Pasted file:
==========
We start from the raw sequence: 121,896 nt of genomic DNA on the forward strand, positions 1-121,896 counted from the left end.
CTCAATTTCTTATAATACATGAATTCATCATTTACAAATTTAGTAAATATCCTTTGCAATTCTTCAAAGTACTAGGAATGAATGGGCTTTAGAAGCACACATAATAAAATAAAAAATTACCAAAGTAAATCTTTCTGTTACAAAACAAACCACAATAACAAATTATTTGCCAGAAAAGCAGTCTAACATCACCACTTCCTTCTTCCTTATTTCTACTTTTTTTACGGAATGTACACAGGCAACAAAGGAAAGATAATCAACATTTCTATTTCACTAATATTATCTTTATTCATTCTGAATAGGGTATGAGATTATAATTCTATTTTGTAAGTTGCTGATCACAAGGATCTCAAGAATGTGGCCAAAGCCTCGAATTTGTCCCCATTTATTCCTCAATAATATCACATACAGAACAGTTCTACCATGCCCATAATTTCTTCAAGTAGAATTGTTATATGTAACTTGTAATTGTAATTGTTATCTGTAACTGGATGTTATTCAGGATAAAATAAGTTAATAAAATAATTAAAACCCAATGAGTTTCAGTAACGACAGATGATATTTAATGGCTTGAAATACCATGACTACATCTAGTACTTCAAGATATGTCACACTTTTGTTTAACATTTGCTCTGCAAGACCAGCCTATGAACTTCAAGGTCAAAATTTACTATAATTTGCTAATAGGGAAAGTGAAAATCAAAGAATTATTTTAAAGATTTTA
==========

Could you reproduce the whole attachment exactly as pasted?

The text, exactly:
We start from the raw sequence: 121,896 nt of genomic DNA on the forward strand, positions 1-121,896 counted from the left end.
CTCAATTTCTTATAATACATGAATTCATCATTTACAAATTTAGTAAATATCCTTTGCAATTCTTCAAAGTACTAGGAATGAATGGGCTTTAGAAGCACACATAATAAAATAAAAAATTACCAAAGTAAATCTTTCTGTTACAAAACAAACCACAATAACAAATTATTTGCCAGAAAAGCAGTCTAACATCACCACTTCCTTCTTCCTTATTTCTACTTTTTTTACGGAATGTACACAGGCAACAAAGGAAAGATAATCAACATTTCTATTTCACTAATATTATCTTTATTCATTCTGAATAGGGTATGAGATTATAATTCTATTTTGTAAGTTGCTGATCACAAGGATCTCAAGAATGTGGCCAAAGCCTCGAATTTGTCCCCATTTATTCCTCAATAATATCACATACAGAACAGTTCTACCATGCCCATAATTTCTTCAAGTAGAATTGTTATATGTAACTTGTAATTGTAATTGTTATCTGTAACTGGATGTTATTCAGGATAAAATAAGTTAATAAAATAATTAAAACCCAATGAGTTTCAGTAACGACAGATGATATTTAATGGCTTGAAATACCATGACTACATCTAGTACTTCAAGATATGTCACACTTTTGTTTAACATTTGCTCTGCAAGACCAGCCTATGAACTTCAAGGTCAAAATTTACTATAATTTGCTAATAGGGAAAGTGAAAATCAAAGAATTATTTTAAAGATTTTA